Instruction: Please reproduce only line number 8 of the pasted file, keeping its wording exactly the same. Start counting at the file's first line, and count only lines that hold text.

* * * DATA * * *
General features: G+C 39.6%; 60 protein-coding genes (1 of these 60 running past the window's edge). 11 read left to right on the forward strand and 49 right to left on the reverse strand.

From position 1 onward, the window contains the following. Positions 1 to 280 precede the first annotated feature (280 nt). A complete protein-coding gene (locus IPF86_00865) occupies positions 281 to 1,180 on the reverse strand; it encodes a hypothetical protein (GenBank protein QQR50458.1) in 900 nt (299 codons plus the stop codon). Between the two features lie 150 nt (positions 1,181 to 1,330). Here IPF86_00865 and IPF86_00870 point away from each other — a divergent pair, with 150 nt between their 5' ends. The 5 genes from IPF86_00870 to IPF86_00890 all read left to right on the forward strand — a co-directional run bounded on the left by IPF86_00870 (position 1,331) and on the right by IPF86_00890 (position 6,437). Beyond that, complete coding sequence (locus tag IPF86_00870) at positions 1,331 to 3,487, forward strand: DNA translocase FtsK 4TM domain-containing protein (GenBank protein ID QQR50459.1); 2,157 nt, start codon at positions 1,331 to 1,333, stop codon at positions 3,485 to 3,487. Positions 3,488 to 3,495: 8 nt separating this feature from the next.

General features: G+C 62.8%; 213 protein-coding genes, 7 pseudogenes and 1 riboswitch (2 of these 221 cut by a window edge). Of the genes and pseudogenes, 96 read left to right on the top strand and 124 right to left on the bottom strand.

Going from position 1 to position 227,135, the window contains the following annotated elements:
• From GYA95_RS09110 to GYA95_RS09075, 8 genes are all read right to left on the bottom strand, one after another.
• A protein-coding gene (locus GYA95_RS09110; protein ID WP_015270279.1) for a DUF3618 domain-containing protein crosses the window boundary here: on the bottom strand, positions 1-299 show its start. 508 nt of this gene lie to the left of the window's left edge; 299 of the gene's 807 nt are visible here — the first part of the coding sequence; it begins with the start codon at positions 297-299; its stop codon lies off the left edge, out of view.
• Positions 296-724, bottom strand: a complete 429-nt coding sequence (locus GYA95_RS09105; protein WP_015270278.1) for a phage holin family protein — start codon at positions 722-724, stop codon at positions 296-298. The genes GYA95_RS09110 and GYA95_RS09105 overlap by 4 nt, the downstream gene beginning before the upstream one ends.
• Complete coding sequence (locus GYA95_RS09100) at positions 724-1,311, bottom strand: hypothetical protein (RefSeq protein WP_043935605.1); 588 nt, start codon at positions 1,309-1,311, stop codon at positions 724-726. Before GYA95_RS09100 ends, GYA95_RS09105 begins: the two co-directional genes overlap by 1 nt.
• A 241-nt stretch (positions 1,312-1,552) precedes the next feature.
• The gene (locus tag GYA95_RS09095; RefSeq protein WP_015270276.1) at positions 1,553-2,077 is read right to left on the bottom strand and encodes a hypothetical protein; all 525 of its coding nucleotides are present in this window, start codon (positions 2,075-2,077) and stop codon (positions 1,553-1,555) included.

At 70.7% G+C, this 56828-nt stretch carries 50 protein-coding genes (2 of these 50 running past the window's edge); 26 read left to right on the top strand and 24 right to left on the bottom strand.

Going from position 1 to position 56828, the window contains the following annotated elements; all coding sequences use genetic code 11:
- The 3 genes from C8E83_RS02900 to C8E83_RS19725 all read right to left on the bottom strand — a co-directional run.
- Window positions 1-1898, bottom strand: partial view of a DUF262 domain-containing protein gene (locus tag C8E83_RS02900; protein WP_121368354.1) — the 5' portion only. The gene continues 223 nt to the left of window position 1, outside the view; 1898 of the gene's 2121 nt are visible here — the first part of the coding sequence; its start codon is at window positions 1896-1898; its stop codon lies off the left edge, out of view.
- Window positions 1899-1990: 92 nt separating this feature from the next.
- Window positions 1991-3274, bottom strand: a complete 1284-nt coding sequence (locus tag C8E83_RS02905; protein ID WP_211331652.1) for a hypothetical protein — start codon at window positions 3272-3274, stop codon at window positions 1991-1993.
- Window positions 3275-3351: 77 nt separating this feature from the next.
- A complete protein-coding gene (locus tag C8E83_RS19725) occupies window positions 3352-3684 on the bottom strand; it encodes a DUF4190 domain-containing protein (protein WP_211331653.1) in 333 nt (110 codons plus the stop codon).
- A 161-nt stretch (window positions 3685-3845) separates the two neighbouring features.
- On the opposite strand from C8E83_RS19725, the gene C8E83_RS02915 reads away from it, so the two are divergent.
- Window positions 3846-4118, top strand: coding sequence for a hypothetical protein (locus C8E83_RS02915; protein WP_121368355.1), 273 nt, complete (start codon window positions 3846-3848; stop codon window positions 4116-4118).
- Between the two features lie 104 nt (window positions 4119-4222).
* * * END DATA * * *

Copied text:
• Complete coding sequence (locus GYA95_RS09100) at positions 724-1,311, bottom strand: hypothetical protein (RefSeq protein WP_043935605.1); 588 nt, start codon at positions 1,309-1,311, stop codon at positions 724-726. Before GYA95_RS09100 ends, GYA95_RS09105 begins: the two co-directional genes overlap by 1 nt.